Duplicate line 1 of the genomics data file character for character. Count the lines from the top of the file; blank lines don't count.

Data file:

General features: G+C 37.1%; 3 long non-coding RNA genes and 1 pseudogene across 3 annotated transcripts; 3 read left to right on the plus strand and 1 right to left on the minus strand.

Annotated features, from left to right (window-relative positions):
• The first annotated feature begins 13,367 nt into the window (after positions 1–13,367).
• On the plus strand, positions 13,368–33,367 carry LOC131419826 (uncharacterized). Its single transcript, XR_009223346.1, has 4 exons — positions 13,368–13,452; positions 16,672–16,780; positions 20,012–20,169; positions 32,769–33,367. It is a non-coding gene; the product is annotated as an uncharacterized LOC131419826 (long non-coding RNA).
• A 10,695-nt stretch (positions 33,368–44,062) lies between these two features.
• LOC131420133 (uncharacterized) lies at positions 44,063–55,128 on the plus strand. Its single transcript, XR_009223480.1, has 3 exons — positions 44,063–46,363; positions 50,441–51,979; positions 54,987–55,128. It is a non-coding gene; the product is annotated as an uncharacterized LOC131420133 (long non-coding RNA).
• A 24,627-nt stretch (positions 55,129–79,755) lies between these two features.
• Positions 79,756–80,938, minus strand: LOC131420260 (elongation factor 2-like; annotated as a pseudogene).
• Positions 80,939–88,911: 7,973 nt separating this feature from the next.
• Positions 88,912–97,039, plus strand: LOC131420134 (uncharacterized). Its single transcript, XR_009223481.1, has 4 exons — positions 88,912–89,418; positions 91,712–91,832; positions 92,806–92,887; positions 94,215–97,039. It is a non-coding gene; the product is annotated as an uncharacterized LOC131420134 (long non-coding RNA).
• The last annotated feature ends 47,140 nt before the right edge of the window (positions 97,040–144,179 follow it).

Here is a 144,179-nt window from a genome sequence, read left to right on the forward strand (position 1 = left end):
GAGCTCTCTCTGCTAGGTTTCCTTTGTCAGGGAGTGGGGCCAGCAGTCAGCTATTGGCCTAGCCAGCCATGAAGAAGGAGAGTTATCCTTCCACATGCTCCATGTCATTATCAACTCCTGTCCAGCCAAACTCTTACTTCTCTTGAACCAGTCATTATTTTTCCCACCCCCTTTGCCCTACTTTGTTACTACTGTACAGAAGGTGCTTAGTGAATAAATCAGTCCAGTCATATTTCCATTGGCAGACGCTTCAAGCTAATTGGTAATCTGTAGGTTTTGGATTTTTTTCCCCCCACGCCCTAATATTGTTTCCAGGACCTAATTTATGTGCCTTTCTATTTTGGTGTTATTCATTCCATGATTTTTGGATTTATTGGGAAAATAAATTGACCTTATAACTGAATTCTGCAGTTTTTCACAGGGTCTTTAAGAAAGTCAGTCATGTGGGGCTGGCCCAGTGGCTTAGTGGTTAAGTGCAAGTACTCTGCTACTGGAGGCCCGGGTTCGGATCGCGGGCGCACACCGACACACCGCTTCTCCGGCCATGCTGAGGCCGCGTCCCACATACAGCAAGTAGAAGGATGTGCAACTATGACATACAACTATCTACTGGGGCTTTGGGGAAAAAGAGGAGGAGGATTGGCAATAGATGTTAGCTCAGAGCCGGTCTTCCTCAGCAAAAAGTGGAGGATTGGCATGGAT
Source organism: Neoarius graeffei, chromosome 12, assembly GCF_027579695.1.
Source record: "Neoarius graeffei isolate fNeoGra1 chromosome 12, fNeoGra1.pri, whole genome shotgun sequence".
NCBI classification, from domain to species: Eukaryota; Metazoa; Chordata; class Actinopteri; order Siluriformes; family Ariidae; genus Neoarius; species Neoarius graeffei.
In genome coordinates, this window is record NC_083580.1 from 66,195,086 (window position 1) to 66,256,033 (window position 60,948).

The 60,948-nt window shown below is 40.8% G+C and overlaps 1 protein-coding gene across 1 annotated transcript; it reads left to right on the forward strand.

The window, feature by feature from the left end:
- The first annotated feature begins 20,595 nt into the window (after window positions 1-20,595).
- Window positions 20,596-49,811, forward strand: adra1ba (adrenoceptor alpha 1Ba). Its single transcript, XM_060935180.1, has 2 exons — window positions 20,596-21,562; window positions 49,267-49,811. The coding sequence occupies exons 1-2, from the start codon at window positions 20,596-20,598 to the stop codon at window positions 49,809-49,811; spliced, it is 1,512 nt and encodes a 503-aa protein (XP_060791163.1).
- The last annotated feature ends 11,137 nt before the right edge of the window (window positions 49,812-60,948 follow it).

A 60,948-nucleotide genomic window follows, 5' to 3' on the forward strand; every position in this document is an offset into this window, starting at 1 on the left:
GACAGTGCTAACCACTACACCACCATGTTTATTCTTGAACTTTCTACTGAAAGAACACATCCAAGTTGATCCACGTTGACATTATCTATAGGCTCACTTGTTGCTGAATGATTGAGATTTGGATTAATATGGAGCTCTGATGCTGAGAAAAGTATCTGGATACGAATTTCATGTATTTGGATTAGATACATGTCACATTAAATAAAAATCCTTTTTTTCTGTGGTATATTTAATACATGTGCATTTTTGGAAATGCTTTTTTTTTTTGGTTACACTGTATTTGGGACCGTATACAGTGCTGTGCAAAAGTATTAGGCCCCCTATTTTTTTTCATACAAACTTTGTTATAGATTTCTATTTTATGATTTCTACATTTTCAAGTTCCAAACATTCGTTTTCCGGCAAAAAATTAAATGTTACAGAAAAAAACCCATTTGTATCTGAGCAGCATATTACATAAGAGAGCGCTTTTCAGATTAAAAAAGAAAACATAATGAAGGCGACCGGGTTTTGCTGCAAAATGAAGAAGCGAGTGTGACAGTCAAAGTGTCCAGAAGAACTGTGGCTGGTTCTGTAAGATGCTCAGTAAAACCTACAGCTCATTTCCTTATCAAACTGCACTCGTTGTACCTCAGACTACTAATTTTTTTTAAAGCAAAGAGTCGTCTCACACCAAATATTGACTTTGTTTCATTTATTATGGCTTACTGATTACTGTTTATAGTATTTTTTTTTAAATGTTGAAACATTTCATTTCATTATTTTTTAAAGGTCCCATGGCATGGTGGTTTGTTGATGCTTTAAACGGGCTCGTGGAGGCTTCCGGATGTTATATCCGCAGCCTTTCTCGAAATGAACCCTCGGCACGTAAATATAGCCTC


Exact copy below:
General features: G+C 37.1%; 3 long non-coding RNA genes and 1 pseudogene across 3 annotated transcripts; 3 read left to right on the plus strand and 1 right to left on the minus strand.